One of the most amazing experiences in Iquique is to be had just driving into the city from Ruta 5.
You have to drop around 500m in altitude from the coastal mountains to the city. It is almost squeezed against the Pacific on one side and the mountains on the other. The fact that the mountain side you are driving down looks like it might be a sand dune doesn’t instill much confidence. I don’t remember it from 2008, but this time it was a disturbing (if not close to terrifying) experience for me… There is a wonderful view of the city and also of a huge sand dune, which looks like it could actually engulf the city if it decided to move.

Drive up the side of a sand dune, from sea level to over 500 metres above. In an earth quake in 2014 this road slid down the steep hillside.

Drive up the side of a sand dune, from sea level to over 500 metres above. In an earth quake in 2014 this road slid down the steep hillside. This made Iquique the laughing stock of all of Chile.

It is certainly a unique way to enter a city, and it was a great relief to arrive at sea level. When we left Iquique I found that driving up was nowhere near as frightening as the drive down had been.

A very small part of the gigantic sand dune which lays below an even taller one, where the road climbs up. It really dwarfs the whole city.

A very small part of the gigantic sand dune which lays below an even taller one, where the road climbs up. It really dwarfs the whole city.

5. Visit the UNESCO World Heritage Site of Humberstone and Santa Laura Saltpeter Works

Thousands of people lived and worked at this remote site in the first half of the 20th Century. We had photographed this site from a distance in 2008, but this time we were determined to visit . It’s an interesting historical site and quite well done.

The Unesco World Heritage site of Humberstone. Saltpeter extraction works, like this one, initiated a boom for the Atacama desert and finally led to a war, which Chile won.

The Unesco World Heritage site of Humberstone. Saltpeter extraction works, like this one, initiated a boom for the Atacama desert and finally led to a war, which Chile won.

The former accommodation areas are now home to themed collections of mostly found objects of that time. Walking in and out of this museum almost brought a tear to my eye. The history was so connected in my mind with my Dad, who I lost earlier this year. He was always interested in objects that he was familiar with from his youth, and this place was full of them. And, he always had a story to go with them. It was an interesting place to visit but also a little emotional.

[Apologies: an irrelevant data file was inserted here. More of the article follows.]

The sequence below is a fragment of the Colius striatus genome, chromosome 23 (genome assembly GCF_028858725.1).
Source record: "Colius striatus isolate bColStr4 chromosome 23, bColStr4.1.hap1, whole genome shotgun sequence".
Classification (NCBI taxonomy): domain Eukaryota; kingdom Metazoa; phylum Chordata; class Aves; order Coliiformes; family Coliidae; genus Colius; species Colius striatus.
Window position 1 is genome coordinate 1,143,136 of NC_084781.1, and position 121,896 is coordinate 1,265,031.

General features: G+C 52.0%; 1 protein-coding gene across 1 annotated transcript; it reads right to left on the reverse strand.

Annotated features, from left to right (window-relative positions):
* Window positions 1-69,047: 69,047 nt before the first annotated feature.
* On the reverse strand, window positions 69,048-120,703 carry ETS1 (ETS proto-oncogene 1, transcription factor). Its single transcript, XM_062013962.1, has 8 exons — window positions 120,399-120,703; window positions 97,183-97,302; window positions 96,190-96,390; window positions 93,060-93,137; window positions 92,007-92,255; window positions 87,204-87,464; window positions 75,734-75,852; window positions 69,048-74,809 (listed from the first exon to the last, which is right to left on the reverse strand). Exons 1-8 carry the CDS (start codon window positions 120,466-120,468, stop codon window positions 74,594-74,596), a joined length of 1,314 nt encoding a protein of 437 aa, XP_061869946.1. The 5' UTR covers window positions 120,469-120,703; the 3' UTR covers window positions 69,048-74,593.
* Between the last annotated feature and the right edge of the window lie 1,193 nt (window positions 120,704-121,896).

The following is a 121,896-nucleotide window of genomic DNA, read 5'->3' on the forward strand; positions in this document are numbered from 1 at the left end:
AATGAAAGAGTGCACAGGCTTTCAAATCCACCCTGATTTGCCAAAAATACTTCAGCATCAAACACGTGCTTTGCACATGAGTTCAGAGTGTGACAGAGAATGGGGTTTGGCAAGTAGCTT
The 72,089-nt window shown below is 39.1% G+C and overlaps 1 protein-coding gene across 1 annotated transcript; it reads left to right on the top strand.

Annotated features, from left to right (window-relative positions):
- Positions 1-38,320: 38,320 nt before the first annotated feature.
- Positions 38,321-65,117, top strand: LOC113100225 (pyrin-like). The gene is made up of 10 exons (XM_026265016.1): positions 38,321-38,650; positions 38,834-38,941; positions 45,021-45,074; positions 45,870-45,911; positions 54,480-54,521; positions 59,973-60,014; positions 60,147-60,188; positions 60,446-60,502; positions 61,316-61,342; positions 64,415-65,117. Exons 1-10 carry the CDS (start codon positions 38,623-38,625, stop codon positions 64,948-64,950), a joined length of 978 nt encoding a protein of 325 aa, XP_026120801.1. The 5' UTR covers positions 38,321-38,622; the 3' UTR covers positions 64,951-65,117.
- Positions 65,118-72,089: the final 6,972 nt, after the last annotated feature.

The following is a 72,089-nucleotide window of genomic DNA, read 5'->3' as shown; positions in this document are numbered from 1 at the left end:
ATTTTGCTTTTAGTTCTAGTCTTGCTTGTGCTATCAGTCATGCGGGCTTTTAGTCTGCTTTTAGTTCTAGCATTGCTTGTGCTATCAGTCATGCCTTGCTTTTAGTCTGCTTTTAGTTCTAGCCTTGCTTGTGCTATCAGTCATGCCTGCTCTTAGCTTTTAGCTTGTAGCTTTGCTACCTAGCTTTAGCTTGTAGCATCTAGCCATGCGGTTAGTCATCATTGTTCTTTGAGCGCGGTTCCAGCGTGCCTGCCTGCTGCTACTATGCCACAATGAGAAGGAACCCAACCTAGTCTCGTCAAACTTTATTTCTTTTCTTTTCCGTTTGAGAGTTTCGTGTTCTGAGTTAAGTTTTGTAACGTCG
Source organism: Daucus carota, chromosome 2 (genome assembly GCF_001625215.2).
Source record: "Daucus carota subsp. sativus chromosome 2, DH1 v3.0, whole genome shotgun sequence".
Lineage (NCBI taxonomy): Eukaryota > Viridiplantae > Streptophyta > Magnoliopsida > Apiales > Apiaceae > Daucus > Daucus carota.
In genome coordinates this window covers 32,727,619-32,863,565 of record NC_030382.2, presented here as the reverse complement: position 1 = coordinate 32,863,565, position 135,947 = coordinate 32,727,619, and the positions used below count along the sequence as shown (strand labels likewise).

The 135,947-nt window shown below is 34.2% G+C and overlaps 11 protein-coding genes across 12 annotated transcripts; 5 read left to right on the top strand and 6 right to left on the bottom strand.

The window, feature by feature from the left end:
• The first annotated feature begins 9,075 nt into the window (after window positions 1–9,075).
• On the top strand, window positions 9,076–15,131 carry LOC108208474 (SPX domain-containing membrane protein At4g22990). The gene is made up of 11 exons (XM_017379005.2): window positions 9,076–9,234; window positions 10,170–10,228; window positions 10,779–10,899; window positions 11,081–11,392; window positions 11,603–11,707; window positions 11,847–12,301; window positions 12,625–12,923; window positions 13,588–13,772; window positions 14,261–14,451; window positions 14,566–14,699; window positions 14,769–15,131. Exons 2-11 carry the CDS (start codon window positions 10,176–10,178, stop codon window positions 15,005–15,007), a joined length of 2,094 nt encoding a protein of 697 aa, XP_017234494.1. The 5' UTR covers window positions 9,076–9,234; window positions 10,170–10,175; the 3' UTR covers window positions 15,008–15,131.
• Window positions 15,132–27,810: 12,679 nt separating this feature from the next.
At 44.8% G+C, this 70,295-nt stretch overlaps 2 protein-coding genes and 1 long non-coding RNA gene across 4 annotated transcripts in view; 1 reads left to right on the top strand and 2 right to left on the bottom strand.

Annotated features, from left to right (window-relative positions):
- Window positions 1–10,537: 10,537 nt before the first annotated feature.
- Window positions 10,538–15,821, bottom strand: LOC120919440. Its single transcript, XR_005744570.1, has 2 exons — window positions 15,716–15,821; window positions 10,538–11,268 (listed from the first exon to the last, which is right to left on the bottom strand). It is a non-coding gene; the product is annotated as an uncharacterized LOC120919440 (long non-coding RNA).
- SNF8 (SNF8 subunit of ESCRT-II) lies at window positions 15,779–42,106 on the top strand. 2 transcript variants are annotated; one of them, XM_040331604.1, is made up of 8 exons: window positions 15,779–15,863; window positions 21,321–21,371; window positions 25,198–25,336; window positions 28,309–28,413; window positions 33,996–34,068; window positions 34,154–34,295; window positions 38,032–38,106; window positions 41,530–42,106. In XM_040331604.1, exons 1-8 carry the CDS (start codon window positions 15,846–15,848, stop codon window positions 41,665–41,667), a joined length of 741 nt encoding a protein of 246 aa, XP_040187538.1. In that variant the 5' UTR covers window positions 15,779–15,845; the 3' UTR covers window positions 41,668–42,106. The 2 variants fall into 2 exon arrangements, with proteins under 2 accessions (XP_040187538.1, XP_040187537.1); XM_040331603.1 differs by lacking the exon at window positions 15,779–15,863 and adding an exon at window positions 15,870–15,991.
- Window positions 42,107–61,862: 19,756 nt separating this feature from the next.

Humberstone WHS: a row of workers' cottages with some old machinery in front.

Humberstone WHS: a row of workers’ cottages with some old machinery in front.


Between Iquique and Arica

6. Get off the highway and check out Dolores memorial

As we drove north from Iquique to Arica, we passed through more of the completely barren Atacama Desert. About 70Km after the Humberstone site we started to see some green ahead. The trees are an endangered species indigenous to the area – prosopis tamarugo. They have been re-introduced into several protected areas to try to keep them from extinction. The Reserva Nacional Pampa del Tamarugal is one of them.

Right next to this reserve we found the Memorial to the Batalla de Dolores o San Francisco – the battle of Dolores or San Francisco. This site remembers a famous battle of the War of the Pacific (1879 to 1883), involving Chile, Peru and Bolivia, on November 19, 1879. Coincidentally, we arrived on the evening of November 19, 2016. I’m sure there had been commemorations during the day, but there was no remaining evidence.

The battle of Dolores or San Francisco was a decisive win for Chile. This site, of course, portrays everything from the view of the victorious Chilean side. Bolivia, in particular, still mourns the loss of its ocean access (and maintains a navy to this day).

The battle of Dolores or San Francisco was a decisive win for Chile. This site, of course, portrays everything from the view of the victorious Chilean side. Bolivia, in particular, still mourns the loss of its ocean access (and maintains a navy to this day).

We drove a few kilometres off the highway to the site, looking for a place to overnight. It was a good place to stop – quiet, no light except thousands of stars, lots of rocks and some rather shrubby trees. Besides being the perfect place to spend the night (we actually stayed for 2), we also found the site itself quite interesting. As well as the commemorating plaques and plinths, there are many ruins of mud brick buildings.

The battle site of Dolores is surrounded by crumbling mud brick ruins. It all looks like this was later the site of another saltpeter mining enterprise. Here somebody lovingly lined up some old pots, jars, and rusty tools on a white washed wall.